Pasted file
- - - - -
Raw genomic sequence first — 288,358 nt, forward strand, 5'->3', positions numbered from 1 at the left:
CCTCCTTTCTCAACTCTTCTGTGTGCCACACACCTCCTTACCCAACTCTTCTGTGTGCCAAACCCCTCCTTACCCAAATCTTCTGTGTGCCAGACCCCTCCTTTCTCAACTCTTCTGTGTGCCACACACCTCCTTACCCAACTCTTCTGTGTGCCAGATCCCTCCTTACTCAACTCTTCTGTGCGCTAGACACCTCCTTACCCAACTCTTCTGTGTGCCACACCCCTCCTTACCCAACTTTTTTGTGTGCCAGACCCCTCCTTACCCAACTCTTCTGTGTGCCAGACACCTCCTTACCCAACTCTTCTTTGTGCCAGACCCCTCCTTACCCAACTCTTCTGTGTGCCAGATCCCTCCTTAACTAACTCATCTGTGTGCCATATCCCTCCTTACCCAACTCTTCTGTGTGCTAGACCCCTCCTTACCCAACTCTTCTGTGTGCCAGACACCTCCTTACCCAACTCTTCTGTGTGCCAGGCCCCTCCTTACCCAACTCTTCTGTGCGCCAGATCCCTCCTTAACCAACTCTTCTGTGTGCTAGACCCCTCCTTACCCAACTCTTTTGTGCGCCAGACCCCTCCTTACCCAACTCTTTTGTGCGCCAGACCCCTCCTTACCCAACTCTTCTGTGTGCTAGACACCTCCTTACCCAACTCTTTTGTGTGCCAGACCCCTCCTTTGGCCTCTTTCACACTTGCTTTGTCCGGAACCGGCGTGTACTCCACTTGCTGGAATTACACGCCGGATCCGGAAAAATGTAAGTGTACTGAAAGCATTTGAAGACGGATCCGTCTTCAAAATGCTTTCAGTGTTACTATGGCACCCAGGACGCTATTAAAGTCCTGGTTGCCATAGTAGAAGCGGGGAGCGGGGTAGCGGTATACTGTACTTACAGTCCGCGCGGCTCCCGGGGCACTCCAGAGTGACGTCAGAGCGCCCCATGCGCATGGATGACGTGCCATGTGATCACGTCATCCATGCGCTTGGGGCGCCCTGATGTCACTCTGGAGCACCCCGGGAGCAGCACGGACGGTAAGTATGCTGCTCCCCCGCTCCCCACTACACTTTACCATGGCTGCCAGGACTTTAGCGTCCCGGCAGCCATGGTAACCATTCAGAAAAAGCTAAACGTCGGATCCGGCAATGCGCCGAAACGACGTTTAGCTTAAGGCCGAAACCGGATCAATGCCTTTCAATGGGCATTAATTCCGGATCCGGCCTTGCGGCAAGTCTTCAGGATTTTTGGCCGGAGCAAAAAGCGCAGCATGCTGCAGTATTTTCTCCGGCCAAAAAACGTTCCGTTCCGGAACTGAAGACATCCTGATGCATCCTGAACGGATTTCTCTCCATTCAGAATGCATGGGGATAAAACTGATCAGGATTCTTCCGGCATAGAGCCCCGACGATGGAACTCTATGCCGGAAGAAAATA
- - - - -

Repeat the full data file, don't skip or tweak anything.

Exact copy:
Raw genomic sequence first — 288,358 nt, forward strand, 5'->3', positions numbered from 1 at the left:
CCTCCTTTCTCAACTCTTCTGTGTGCCACACACCTCCTTACCCAACTCTTCTGTGTGCCAAACCCCTCCTTACCCAAATCTTCTGTGTGCCAGACCCCTCCTTTCTCAACTCTTCTGTGTGCCACACACCTCCTTACCCAACTCTTCTGTGTGCCAGATCCCTCCTTACTCAACTCTTCTGTGCGCTAGACACCTCCTTACCCAACTCTTCTGTGTGCCACACCCCTCCTTACCCAACTTTTTTGTGTGCCAGACCCCTCCTTACCCAACTCTTCTGTGTGCCAGACACCTCCTTACCCAACTCTTCTTTGTGCCAGACCCCTCCTTACCCAACTCTTCTGTGTGCCAGATCCCTCCTTAACTAACTCATCTGTGTGCCATATCCCTCCTTACCCAACTCTTCTGTGTGCTAGACCCCTCCTTACCCAACTCTTCTGTGTGCCAGACACCTCCTTACCCAACTCTTCTGTGTGCCAGGCCCCTCCTTACCCAACTCTTCTGTGCGCCAGATCCCTCCTTAACCAACTCTTCTGTGTGCTAGACCCCTCCTTACCCAACTCTTTTGTGCGCCAGACCCCTCCTTACCCAACTCTTTTGTGCGCCAGACCCCTCCTTACCCAACTCTTCTGTGTGCTAGACACCTCCTTACCCAACTCTTTTGTGTGCCAGACCCCTCCTTTGGCCTCTTTCACACTTGCTTTGTCCGGAACCGGCGTGTACTCCACTTGCTGGAATTACACGCCGGATCCGGAAAAATGTAAGTGTACTGAAAGCATTTGAAGACGGATCCGTCTTCAAAATGCTTTCAGTGTTACTATGGCACCCAGGACGCTATTAAAGTCCTGGTTGCCATAGTAGAAGCGGGGAGCGGGGTAGCGGTATACTGTACTTACAGTCCGCGCGGCTCCCGGGGCACTCCAGAGTGACGTCAGAGCGCCCCATGCGCATGGATGACGTGCCATGTGATCACGTCATCCATGCGCTTGGGGCGCCCTGATGTCACTCTGGAGCACCCCGGGAGCAGCACGGACGGTAAGTATGCTGCTCCCCCGCTCCCCACTACACTTTACCATGGCTGCCAGGACTTTAGCGTCCCGGCAGCCATGGTAACCATTCAGAAAAAGCTAAACGTCGGATCCGGCAATGCGCCGAAACGACGTTTAGCTTAAGGCCGAAACCGGATCAATGCCTTTCAATGGGCATTAATTCCGGATCCGGCCTTGCGGCAAGTCTTCAGGATTTTTGGCCGGAGCAAAAAGCGCAGCATGCTGCAGTATTTTCTCCGGCCAAAAAACGTTCCGTTCCGGAACTGAAGACATCCTGATGCATCCTGAACGGATTTCTCTCCATTCAGAATGCATGGGGATAAAACTGATCAGGATTCTTCCGGCATAGAGCCCCGACGATGGAACTCTATGCCGGAAGAAAATA